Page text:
Associate Professors Bailey, Brandt, Henderson
Assistant Professors Modica, Vadnie, Cashen
The department provides a variety of courses in psychology useful to both students with a general interest in the field and those interested in pursuing graduate or professional training. Although the overall emphasis of the department is to provide students with a broad background in the scientific aspects of the discipline, students also acquire skills necessary to apply that knowledge. Students can focus their study on one or several areas of psychology ranging from the social and intellectual development of the person to the prevention and treatment of psychological disorders, from operant and Pavlovian analyses of behavior to models of human thought processes, from the microscopic analysis of brain circuits to the mechanisms of long-term memory, from the behaviors of persons in isolation to group behavior in organizations, from the biological bases of visual perception to the therapeutic means of treating people with schizophrenia. One-on-one work with a faculty member is strongly encouraged for each major, either in empirical research or in an internship.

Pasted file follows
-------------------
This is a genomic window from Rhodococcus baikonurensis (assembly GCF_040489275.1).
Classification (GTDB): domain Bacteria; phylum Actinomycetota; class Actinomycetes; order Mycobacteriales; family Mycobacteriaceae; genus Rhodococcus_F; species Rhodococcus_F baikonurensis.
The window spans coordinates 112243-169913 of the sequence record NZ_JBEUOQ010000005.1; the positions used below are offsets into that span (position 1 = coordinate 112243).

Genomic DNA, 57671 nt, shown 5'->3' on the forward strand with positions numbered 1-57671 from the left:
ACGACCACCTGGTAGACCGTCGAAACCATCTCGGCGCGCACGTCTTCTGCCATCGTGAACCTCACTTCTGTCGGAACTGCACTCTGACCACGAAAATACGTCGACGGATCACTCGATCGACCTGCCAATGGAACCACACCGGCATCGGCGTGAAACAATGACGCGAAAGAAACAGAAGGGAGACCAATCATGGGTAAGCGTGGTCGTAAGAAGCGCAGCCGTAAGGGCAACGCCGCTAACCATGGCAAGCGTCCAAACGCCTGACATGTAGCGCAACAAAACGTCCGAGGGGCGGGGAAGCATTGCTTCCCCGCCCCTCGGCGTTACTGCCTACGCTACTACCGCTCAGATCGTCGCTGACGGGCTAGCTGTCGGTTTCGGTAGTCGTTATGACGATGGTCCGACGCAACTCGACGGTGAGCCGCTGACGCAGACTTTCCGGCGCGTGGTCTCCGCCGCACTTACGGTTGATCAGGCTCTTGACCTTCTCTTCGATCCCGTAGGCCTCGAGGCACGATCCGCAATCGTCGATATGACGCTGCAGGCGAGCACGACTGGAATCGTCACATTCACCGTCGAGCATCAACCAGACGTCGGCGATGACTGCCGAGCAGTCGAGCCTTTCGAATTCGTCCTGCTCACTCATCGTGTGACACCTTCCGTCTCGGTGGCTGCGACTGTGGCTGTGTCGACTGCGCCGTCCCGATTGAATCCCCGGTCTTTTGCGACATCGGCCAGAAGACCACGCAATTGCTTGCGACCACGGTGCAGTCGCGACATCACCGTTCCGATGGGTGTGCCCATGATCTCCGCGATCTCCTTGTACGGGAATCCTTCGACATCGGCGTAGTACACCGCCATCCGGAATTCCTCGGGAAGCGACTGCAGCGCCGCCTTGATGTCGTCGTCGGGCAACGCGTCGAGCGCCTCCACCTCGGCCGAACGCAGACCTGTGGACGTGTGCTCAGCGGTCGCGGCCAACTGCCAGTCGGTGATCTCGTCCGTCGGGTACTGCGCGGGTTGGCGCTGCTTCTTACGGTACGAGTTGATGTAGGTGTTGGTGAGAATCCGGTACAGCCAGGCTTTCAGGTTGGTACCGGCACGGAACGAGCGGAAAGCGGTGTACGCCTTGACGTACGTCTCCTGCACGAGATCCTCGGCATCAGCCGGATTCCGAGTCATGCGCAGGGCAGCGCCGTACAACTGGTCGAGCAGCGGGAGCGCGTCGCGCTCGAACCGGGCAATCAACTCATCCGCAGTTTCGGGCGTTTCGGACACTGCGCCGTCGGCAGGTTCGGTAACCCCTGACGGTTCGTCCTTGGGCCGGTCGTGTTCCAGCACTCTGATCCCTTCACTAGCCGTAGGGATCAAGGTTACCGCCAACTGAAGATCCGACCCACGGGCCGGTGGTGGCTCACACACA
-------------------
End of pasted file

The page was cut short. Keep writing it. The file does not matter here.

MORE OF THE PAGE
Completing Introduction to Psychology (PSYC 110) with a C- or better is a prerequisite for all other psychology courses. To register for a 300-level course, students must also have sophomore, junior, or senior standing. All 400-level courses require permission of the instructor to register.
Quantitative Methods (PSYC 210) is a course that teaches statistical theory and techniques that are used in psychological research. Because of significant content overlap, students may not receive credit for PSYC 210 and credit for any other statistics course (i.e., MATH 105, MATH 200 3, or MATH 230). Because the content of PSYC 210 is specific to psychological science and because the course is designed to prepare students for Research Methods (PSYC 310), students intending to major in psychology are encouraged to take PSYC 210 as opposed to any of the other statistics courses.